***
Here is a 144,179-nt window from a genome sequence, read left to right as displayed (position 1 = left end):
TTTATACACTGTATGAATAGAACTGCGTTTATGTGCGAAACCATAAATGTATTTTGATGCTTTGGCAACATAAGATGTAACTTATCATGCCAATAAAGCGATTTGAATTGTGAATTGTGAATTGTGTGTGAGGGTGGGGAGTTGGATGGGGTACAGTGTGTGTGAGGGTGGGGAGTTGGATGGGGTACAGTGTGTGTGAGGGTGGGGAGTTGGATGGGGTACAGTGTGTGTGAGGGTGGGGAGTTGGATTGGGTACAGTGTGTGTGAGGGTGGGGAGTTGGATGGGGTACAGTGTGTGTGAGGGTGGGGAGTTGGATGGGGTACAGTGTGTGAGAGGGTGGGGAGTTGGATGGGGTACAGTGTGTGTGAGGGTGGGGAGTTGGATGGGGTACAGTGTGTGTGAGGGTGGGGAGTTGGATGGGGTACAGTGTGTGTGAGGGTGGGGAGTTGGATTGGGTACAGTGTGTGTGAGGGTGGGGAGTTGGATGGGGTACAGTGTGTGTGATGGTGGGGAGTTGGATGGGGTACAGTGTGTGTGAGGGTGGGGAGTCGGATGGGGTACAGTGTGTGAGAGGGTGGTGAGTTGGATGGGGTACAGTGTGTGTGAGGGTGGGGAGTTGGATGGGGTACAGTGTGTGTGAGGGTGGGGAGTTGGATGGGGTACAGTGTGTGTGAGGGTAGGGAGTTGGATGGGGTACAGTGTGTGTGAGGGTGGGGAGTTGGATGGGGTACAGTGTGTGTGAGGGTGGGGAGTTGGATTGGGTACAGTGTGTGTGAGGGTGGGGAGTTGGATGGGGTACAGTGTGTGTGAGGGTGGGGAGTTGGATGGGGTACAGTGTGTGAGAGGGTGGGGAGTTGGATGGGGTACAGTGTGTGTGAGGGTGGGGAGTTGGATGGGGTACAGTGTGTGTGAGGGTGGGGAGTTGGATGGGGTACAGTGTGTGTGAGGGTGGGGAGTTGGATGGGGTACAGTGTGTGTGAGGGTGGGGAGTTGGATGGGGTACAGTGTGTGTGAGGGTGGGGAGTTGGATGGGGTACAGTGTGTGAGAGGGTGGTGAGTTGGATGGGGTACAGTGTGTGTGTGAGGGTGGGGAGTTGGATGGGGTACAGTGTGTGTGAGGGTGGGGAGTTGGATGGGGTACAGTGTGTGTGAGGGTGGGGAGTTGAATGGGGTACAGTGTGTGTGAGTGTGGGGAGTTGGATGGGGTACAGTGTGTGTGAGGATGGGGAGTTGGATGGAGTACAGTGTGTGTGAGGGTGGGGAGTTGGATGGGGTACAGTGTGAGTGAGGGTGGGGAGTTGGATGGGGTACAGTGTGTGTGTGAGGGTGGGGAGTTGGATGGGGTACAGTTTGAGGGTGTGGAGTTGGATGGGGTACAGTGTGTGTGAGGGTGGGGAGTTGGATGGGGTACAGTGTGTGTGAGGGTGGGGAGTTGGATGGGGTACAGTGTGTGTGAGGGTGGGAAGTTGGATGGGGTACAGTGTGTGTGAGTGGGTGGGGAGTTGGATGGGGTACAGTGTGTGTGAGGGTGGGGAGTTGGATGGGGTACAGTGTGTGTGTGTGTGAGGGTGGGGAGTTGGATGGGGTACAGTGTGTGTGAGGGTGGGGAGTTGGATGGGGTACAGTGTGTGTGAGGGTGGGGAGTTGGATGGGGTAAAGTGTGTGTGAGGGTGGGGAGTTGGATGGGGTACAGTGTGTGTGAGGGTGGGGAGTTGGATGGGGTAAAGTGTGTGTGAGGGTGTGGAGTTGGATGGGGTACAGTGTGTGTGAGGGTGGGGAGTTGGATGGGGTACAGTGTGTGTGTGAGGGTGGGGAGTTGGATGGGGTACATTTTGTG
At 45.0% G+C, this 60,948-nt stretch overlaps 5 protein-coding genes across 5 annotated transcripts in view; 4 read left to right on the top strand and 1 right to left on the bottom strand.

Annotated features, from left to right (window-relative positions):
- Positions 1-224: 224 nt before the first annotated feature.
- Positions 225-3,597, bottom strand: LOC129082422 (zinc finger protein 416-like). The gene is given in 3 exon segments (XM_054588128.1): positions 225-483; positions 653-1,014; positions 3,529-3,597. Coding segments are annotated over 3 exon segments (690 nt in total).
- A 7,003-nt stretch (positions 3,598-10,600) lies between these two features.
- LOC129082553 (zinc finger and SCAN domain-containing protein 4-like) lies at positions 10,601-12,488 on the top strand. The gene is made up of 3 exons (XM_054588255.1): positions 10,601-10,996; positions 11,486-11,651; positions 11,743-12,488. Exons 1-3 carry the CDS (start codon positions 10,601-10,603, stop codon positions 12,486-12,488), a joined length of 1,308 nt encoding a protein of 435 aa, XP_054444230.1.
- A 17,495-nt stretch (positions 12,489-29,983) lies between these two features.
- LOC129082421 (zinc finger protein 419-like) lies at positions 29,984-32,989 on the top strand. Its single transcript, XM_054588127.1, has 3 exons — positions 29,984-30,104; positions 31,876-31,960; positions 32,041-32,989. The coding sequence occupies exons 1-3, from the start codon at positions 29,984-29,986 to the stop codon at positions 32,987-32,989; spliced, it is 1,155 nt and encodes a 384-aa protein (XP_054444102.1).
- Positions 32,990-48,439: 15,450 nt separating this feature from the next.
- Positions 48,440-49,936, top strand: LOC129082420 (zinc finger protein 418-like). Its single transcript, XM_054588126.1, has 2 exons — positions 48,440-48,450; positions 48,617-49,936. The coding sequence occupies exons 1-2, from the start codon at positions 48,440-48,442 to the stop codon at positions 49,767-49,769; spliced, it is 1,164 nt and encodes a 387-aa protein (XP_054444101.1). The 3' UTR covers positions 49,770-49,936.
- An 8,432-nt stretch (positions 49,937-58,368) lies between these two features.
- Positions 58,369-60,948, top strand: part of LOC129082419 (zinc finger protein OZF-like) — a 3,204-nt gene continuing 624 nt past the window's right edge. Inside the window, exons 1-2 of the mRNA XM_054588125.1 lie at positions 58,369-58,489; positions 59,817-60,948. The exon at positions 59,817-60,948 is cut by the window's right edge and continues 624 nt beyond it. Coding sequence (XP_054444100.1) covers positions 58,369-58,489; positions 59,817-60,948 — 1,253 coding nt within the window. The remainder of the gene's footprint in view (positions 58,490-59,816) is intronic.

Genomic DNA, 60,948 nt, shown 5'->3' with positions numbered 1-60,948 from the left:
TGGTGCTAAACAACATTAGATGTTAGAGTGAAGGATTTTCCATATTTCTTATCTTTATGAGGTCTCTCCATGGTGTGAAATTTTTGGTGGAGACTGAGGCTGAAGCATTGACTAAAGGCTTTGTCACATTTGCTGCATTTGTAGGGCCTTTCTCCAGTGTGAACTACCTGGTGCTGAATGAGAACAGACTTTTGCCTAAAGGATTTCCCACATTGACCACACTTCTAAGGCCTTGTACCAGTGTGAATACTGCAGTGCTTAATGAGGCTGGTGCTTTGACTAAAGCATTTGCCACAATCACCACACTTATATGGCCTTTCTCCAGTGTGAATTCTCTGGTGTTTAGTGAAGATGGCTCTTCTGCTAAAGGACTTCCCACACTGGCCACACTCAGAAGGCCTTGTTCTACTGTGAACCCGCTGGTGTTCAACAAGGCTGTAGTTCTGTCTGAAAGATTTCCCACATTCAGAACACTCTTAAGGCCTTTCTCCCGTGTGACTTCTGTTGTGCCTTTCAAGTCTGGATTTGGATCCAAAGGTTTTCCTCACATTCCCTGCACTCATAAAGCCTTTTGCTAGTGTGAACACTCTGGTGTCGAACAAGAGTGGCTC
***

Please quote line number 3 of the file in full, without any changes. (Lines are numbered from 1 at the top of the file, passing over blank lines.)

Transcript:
At 45.0% G+C, this 60,948-nt stretch overlaps 5 protein-coding genes across 5 annotated transcripts in view; 4 read left to right on the top strand and 1 right to left on the bottom strand.